Sawyer v. State, No. 771S204

Docket NºNo. 771S204
Citation37 Ind.Dec. 405, 298 N.E.2d 440, 260 Ind. 597
Case DateJuly 11, 1973
CourtSupreme Court of Indiana

Page 440

298 N.E.2d 440
260 Ind. 597
Cleotha SAWYER, Appellant,
v.
STATE of Indiana, Appellee.
No. 771S204.
Supreme Court of Indiana.
July 11, 1973.

[260 Ind. 598]

Page 441

A. Martin Katz, Gary, for appellant.

Theodore L. Sendak, Atty. Gen., Darrel K. Diamond, Deputy Atty. Gen., Indianapolis, for appellee.

DeBRULER, Justice.

This case comes to us on appeal from the Lake Criminal Court, Honorable Vernon Sigler, Commissioner. Appellant was convicted of the offense of robbery (I.C. 1971, 35--13--5--6, being Burns § 10--4101) and sentenced to the Indiana Reformatory for not less than ten nor more than twenty-five years. He appeals on two grounds: (1) That the trial court erred in not sustaining his motion to strike witness Clifford Fry's in-court identification of appellant because Fry had been present at a photographic display which was both suggestive in nature and conducted without

Page 442

the presence of appellant's counsel even though appellant had already been arrested and charged with the crime; (2) Ineffective representation by his trial counsel.

[260 Ind. 599] On January 26, 1970, at about 6:00 p.m. two men entered the Butternut Bakery in Calumet Township. They walked to a display rack, picked up a cake and approached the checkout counter. At that time they announced they were holding up the store. One of the men pulled a shotgun from underneath his coat and came around to the back of the counter. Two workers behind the counter were ordered to take the money from the cash register and put it in a paper-bag. The other man ordered two customers in the store against the wall. He kept his hand in his right jacket pocket and told the men to hand over their wallets or he would blow their heads off. The holdup men left the bakery with about $150.00.

There were five State witnesses at the trial, four of whom were the workers and customers at the bakery the night of the incident. All four of these witnesses described the holdup men as Black and in their early twenties. The man with the shotgun was described as somewhat taller than the other man. One of the employees could not say whether or not the appellant was one of the men at the store because she testified that she had deliberately kept her head down during the robbery so as not to arouse the men's suspicions that she was studying their features. The other employee testified that appellant 'looked like' the shorter of the two men but she could not be sure.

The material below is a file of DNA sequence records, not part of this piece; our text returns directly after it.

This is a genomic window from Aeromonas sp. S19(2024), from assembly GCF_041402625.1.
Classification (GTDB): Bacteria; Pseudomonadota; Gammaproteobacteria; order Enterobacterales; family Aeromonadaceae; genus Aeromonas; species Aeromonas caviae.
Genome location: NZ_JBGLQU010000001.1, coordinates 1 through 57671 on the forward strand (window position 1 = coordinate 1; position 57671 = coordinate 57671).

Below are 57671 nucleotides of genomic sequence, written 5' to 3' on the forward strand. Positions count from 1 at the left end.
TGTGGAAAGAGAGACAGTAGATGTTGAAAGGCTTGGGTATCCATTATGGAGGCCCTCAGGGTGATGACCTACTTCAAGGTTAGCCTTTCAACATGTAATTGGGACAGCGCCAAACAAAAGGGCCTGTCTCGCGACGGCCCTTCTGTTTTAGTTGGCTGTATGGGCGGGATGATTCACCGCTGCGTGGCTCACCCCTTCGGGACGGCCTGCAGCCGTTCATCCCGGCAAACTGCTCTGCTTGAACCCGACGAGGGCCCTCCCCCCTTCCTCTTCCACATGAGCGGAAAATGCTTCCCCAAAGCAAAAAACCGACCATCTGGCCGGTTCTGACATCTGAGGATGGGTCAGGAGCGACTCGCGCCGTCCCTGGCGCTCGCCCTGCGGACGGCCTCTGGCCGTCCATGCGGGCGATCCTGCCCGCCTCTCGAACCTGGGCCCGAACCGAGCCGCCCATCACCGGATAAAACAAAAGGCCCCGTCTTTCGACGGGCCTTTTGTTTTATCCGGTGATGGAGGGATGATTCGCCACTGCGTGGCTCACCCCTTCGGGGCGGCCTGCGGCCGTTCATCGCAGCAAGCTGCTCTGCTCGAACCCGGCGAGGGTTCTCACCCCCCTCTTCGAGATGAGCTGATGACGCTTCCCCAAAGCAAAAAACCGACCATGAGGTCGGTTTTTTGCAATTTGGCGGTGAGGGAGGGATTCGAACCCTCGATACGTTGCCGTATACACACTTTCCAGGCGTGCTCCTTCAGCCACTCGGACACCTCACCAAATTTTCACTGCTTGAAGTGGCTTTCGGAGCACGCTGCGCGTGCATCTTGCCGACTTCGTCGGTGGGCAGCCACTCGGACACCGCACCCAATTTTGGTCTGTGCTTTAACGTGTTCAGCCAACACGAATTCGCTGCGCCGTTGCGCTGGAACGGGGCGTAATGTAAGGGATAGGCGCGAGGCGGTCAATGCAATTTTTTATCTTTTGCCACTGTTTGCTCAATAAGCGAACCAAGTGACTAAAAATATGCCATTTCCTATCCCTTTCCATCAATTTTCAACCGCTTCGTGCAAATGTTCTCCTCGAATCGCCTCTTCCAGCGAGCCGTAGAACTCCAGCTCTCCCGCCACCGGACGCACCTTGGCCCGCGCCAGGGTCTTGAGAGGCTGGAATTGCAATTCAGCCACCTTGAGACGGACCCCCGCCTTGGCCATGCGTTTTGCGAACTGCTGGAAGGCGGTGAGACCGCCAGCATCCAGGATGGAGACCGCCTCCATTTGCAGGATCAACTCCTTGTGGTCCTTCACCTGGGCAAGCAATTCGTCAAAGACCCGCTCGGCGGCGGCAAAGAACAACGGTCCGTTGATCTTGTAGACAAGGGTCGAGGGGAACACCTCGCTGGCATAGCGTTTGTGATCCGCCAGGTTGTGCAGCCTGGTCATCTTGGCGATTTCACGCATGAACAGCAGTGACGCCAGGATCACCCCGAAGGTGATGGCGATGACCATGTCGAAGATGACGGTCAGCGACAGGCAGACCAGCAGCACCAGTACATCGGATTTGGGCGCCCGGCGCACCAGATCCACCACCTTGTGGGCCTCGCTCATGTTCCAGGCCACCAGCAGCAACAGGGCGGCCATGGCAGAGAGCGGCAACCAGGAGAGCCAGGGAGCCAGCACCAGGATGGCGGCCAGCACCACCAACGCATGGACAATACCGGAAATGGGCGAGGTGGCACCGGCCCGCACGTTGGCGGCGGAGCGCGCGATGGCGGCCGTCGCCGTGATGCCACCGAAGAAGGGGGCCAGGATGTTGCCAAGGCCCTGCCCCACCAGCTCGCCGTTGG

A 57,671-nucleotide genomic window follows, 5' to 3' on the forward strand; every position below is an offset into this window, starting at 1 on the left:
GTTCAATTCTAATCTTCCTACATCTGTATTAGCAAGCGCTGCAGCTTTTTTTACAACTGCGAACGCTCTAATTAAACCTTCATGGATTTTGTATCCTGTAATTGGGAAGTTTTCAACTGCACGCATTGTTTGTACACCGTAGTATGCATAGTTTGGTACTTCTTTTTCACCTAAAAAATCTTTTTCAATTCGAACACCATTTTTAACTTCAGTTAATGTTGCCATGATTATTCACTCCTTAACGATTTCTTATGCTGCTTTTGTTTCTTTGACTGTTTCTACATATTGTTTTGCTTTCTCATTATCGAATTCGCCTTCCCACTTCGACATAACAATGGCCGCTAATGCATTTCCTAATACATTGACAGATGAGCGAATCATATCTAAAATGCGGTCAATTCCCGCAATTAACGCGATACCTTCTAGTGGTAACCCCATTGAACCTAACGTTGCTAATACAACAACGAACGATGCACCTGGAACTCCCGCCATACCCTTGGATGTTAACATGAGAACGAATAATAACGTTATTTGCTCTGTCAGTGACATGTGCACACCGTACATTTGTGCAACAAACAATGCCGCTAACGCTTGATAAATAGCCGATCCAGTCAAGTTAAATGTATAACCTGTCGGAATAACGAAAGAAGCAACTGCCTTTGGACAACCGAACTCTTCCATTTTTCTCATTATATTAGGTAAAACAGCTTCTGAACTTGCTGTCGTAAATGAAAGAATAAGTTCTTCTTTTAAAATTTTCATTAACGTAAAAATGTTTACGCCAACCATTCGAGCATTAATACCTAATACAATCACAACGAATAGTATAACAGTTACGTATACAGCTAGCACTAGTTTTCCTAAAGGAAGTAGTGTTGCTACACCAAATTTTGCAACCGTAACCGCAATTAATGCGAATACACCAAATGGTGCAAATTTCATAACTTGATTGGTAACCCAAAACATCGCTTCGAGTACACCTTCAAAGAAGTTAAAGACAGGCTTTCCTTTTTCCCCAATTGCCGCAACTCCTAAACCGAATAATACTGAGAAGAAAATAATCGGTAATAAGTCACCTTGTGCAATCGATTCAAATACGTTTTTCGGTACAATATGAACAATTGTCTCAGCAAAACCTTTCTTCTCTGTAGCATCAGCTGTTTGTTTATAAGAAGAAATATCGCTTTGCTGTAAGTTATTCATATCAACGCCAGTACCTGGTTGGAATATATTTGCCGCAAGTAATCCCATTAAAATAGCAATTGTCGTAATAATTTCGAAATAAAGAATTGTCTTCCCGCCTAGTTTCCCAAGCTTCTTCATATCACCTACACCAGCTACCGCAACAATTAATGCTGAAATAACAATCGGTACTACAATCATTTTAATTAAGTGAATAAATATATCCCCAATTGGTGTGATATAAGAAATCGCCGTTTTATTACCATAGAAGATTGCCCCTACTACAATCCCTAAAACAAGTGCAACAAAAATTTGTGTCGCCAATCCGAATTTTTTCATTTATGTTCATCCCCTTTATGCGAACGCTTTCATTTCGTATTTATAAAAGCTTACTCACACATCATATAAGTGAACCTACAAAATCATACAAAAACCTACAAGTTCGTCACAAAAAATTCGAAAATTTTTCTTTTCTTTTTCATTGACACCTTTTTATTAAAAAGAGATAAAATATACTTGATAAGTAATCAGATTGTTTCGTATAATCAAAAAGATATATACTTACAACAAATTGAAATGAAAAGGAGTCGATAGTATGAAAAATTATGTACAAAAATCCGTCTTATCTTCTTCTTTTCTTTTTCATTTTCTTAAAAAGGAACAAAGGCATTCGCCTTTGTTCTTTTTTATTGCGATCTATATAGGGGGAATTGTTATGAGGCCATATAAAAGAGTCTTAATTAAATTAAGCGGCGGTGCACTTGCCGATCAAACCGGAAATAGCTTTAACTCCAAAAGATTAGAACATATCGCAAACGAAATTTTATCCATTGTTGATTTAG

Both of the customers stated that it was the shorter man who told them to stand against the wall. He kept his hand in his jacket pocket the entire time they were in the shop. Both witnesses testified that the shorter man took their wallets and identified appellant as that man. The fifth State witness was a police officer who took a statement from appellant concerning the holdup. The statement was introduced and received in evidence over the objections of appellant but he does not urge the trial court's ruling on that point as error. He does, however, appeal on the court's ruling concerning his objection to the testimony of one of the customer-witnesses, Clifford Fry.

[260 Ind. 600] During the testimony of Clifford Fry appellant asked for and was granted permission to voir dire the witness out of the presence of the jury. On the voir dire appellant established that the police had come to Fry's house about two weeks after the robbery. They told Fry that they had arrested someone for the robbery and they wanted Fry to pick him out of some photographs they had. They showed him about twenty different photographs of Black males of various descriptions, out of which Fry picked three or four that resembled the men at the store. Fry went over these carefully and indicated who he thought were the holdup men.

After this voir dire appellant made a motion to strike witness Fry's identification testimony on the grounds that his in-court identification was tainted by a suggestive out-of-court photographic procedure, and further because appellant was deprived of his right to counsel at this post-arrest photographic display. The trial court denied appellant's motion and he now appeals that decision.